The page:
Accident occurred Friday, June 23, 2017 in Dennis, WV
Aircraft: HUGHES 369, registration: N765KV
Injuries: 1 Uninjured.

This is preliminary information, subject to change, and may contain errors. Any errors in this report will be corrected when the final report has been completed. NTSB investigators may not have traveled in support of this investigation and used data provided by various sources to prepare this aircraft accident report.

On June 23, 2017, about 1315 eastern daylight time, a Hughes 369E, N765KV, operated by Haverfield Aviation Inc, was substantially damaged during a hard landing near Dennis, West Virginia. The commercial pilot was not injured. The external load flight was conducted under the provisions of 14 Code of Federal Regulations Part 133. Visual meteorological conditions prevailed and no flight plan was filed for the local flight.

The pilot reported that he returned to the landing zone with a conductor attached to a long line. The helicopter was in a 100-foot hover over the landing zone, while the pilot monitored a ground crewmember disconnect the conductor from the long line. The helicopter began to settle and the pilot raised the collective control; however, the helicopter continued to settle as a warning horn sounded and the engine noise ceased. The pilot then entered an autorotation and during the landing, a main rotor blade contacted the tailboom, which resulted in a tailboom separation.

Further examination of the helicopter was planned following its recovery to the operator's facility.

Helicopter crash pilot Rick Lucas loses license


MBB BK 117-A3, ZK-IED,  Heliforce




Pilot Rick Lucas, whose helicopter crashed in Porirua harbour, is grounded after having his license taken away.  

The Civil Aviation Authority would not confirm whether the decision happened after the May 2nd crash north of Wellington.

However, an Official Information Act request confirms Lucas's commercial pilot's license is "not current".

On Monday Lucas said his lack of license was due to having no medical certificate, and was nothing to do with the accident on May 2nd.

Lucas is also facing a charge of careless flying related to earlier incidents in the Wellington region.

He is due in Wellington District Court, charged with operating an aircraft in a careless manner over Pukerua Bay and Wellington.

Lucas, whose Helipro company was put into receivership in 2014, owing an estimated $25 million to $30m, was flying for Heliforce on May 2 when he plunged into the harbour inlet while carrying power poles.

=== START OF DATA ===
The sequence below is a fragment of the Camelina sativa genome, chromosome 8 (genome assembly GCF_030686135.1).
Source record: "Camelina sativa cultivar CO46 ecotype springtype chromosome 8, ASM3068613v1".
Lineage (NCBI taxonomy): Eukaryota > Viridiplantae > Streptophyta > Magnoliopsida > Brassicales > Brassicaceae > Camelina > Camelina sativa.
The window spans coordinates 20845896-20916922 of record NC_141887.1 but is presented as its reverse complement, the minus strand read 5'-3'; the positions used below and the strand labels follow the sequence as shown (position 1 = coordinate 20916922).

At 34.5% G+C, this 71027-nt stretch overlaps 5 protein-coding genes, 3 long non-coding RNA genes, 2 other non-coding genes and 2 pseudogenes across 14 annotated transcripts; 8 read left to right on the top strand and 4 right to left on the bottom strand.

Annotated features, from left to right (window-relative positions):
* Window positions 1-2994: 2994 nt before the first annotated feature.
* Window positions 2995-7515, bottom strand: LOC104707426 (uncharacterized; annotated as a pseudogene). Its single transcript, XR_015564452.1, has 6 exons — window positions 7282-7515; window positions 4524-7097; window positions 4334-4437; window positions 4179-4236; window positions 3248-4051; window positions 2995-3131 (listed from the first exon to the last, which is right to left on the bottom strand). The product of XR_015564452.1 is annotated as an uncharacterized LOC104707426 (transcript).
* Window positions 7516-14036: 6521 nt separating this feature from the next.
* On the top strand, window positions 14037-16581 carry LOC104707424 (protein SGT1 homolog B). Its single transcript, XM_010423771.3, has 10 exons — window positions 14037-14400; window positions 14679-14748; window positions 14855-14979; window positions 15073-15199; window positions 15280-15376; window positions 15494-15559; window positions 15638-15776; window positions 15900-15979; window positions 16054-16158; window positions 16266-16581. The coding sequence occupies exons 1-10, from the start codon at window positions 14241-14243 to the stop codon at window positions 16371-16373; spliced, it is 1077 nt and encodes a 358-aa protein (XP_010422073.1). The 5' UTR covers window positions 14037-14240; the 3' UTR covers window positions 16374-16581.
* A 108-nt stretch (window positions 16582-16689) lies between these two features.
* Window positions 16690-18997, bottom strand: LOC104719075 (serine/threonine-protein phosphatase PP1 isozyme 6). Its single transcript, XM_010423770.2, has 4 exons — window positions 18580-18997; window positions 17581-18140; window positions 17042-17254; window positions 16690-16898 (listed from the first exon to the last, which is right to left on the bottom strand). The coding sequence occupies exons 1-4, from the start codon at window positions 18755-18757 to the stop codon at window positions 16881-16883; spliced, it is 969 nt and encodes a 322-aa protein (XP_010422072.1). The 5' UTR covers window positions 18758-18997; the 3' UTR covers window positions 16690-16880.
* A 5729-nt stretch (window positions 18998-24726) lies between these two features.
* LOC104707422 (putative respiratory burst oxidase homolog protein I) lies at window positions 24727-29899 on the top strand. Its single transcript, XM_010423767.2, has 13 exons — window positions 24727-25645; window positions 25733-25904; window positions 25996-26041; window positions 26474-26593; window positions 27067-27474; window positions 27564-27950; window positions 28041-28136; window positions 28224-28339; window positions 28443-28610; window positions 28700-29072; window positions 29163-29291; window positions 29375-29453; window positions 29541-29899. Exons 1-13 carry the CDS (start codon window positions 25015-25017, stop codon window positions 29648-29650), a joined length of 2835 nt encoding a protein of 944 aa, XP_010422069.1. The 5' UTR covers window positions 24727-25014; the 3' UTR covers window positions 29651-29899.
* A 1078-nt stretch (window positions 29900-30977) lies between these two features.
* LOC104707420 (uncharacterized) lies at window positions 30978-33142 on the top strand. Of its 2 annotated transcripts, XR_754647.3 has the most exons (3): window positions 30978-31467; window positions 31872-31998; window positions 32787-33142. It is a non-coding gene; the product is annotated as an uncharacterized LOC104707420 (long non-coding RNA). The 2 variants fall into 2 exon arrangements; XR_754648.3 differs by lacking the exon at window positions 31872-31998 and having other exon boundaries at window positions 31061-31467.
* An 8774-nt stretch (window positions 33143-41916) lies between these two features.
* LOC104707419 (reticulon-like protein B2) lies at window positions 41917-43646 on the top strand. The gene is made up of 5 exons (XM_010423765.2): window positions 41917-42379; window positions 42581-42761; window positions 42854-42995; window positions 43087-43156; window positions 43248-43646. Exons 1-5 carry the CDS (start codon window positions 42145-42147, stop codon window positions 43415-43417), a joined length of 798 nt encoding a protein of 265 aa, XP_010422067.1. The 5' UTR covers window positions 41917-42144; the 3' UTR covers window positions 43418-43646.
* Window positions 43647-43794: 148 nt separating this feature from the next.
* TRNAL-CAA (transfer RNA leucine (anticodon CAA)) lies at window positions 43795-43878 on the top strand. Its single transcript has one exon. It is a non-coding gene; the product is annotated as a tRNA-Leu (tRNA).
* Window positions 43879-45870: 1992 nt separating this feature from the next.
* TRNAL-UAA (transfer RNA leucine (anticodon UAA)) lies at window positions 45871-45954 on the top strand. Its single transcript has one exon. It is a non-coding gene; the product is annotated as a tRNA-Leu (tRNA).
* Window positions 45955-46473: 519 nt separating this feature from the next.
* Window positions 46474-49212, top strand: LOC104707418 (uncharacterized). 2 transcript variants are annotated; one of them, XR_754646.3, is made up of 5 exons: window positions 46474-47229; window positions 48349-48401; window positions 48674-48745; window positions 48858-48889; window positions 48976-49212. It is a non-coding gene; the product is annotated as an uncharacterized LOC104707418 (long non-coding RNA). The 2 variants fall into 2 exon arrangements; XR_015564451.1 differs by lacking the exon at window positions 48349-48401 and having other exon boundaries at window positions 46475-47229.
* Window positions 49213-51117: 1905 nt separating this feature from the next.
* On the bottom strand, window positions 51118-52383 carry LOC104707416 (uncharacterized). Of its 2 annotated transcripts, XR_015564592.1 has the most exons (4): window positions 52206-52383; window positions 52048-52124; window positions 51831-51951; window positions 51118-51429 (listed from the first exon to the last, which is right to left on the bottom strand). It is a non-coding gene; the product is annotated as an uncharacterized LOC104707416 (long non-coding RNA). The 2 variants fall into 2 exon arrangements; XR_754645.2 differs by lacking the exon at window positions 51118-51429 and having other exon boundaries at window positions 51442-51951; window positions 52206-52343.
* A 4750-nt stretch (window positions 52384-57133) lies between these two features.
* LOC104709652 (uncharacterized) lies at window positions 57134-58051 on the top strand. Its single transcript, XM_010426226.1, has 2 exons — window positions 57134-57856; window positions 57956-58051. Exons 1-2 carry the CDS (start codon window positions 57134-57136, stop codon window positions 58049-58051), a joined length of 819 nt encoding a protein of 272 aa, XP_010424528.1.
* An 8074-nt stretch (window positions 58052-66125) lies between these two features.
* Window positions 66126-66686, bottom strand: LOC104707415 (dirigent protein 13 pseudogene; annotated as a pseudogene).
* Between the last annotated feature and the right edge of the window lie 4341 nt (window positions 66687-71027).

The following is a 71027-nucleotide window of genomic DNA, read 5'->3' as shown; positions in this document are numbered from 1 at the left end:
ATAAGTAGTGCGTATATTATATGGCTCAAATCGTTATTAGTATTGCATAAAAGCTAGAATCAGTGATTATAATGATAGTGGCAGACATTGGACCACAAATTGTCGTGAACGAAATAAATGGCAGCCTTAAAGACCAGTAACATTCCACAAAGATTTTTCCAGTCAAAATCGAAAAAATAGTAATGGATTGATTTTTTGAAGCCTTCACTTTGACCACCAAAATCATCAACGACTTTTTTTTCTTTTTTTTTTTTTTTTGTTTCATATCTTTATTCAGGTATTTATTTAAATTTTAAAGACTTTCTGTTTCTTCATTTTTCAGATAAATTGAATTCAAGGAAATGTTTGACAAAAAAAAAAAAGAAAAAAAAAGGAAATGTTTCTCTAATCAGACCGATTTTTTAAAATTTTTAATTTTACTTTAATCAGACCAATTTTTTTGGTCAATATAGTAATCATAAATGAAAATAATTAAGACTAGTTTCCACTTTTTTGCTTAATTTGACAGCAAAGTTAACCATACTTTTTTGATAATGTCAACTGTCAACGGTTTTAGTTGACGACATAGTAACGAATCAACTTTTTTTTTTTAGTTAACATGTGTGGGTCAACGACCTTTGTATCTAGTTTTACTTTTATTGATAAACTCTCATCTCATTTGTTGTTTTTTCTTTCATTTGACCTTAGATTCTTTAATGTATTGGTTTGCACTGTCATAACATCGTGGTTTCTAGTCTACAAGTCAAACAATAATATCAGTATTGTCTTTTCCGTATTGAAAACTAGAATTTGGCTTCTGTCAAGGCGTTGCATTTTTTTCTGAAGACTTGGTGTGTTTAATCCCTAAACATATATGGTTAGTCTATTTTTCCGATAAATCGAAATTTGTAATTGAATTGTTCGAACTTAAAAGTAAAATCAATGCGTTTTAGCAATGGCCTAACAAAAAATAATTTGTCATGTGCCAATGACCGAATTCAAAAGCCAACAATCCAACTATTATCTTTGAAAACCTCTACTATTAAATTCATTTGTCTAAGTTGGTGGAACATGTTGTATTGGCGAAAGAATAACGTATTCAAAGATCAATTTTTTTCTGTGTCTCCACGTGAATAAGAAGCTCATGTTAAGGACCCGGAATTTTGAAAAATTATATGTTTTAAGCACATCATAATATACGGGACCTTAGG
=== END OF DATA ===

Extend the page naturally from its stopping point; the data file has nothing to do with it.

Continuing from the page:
He escaped unharmed from his twin-engine BK117 helicopter.

Crash witness Reuben Kunst said the helicopter was carrying telephone poles when the cable snapped and hit the tail rotor, spinning the chopper around.

At the time, Lucas said he closed the throttles and lowered the lever to try to stop the rotation.

"But it was still a significant impact, and I ended up under the water. I couldn't get the seatbelt off.

"[I] couldn't tell up from down until I saw some light and I was able to head towards the light and emerge in the cockpit, so I was pretty happy."

The Transport Accident Investigation Commission is investigating the incident, and its findings are expected by the end of next year. 

Heliforce director Dave Borlase would not comment on Monday.

https://www.stuff.co.nz

Ace of Ag: South Dakota aviator operates rare ag pilot school



MADISON, S.D. — For $43,000 of tuition money and six months of your time, Morris Riggin can turn you into a certified aerial ag applicator.

He's taught dozens since starting at age 19.

Riggin, 56, owns Riggin Flight Service of Madison. The school turns out 20 to 30 ag pilots every year. It is one of only four schools of its kind nationwide. Riggin's flying history spans 100 years, with stops in Montana, North Dakota and South Dakota.

Things lifted off with great-uncle Guy Riggin, who grew up with his younger brother William (Morris' grandfather) on a 1,200-head sheep farm near Devils Lake, N.D.

Guy trained to be a World War I fighter pilot and shipped out to Europe just as the Great War ended. As the story goes, Guy used his muster-out pay to buy a train ticket "as far as he could go" from New York City. That turned out to be at Havre, Mont., where he started farming.

"He always wanted an airplane, so as soon as he could afford it he bought an old biplane" for recreation and farm use, Morris says.



Big Sky Guy

While Guy farmed at Havre, William continued to farm at Devils Lake where Morris' father, Wayne, grew up. Guy taught his nephew Wayne how to fly. Wayne solo-flew at age 16 in about 1933 and soon acquired his commercial pilot's license.

When World War II came along, Wayne became a war-time flight instructor, working for a contractor out of Mississippi. After the war, the company looked into a new market — crop dusting.

"They said, 'We don't know anything about it, but would you like to hang around and do it?' That's how Dad started spraying," Morris says.

Wayne established Riggin Flight Service in 1947. He would teach other crop dusters — often ex-military pilots, with ground flaggers.



Before crop dusting became common in the North Dakota, Wayne spent summers crop dusting in Mississippi. He'd come back to Devils Lake in the winter to help care for 1,200 sheep and hunt coyote and fox from the air for bounty money. He sold the sheep in the mid-1950s to concentrate on flying.

In 1959, Wayne's airplane hangar burned, destroying all five of his airplanes. In 1961, Wayne moved the Riggin Flying Service to Milbank, S.D.